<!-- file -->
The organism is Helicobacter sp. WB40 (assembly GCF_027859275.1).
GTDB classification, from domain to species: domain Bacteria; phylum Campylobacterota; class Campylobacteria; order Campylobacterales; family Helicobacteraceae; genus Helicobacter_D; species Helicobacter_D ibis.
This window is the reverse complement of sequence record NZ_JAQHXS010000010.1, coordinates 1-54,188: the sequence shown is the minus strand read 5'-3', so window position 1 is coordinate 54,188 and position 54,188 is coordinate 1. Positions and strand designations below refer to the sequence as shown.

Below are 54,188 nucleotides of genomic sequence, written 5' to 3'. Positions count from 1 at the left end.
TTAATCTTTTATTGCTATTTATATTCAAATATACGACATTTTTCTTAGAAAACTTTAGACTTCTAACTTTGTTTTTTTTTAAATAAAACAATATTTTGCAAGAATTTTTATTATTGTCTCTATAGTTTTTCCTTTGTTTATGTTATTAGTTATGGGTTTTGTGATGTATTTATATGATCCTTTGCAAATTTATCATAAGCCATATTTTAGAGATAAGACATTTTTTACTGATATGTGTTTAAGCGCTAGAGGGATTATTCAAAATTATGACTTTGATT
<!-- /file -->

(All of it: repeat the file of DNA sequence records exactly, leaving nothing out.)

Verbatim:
The organism is Helicobacter sp. WB40 (assembly GCF_027859275.1).
GTDB classification, from domain to species: domain Bacteria; phylum Campylobacterota; class Campylobacteria; order Campylobacterales; family Helicobacteraceae; genus Helicobacter_D; species Helicobacter_D ibis.
This window is the reverse complement of sequence record NZ_JAQHXS010000010.1, coordinates 1-54,188: the sequence shown is the minus strand read 5'-3', so window position 1 is coordinate 54,188 and position 54,188 is coordinate 1. Positions and strand designations below refer to the sequence as shown.

Below are 54,188 nucleotides of genomic sequence, written 5' to 3'. Positions count from 1 at the left end.
TTAATCTTTTATTGCTATTTATATTCAAATATACGACATTTTTCTTAGAAAACTTTAGACTTCTAACTTTGTTTTTTTTTAAATAAAACAATATTTTGCAAGAATTTTTATTATTGTCTCTATAGTTTTTCCTTTGTTTATGTTATTAGTTATGGGTTTTGTGATGTATTTATATGATCCTTTGCAAATTTATCATAAGCCATATTTTAGAGATAAGACATTTTTTACTGATATGTGTTTAAGCGCTAGAGGGATTATTCAAAATTATGACTTTGATT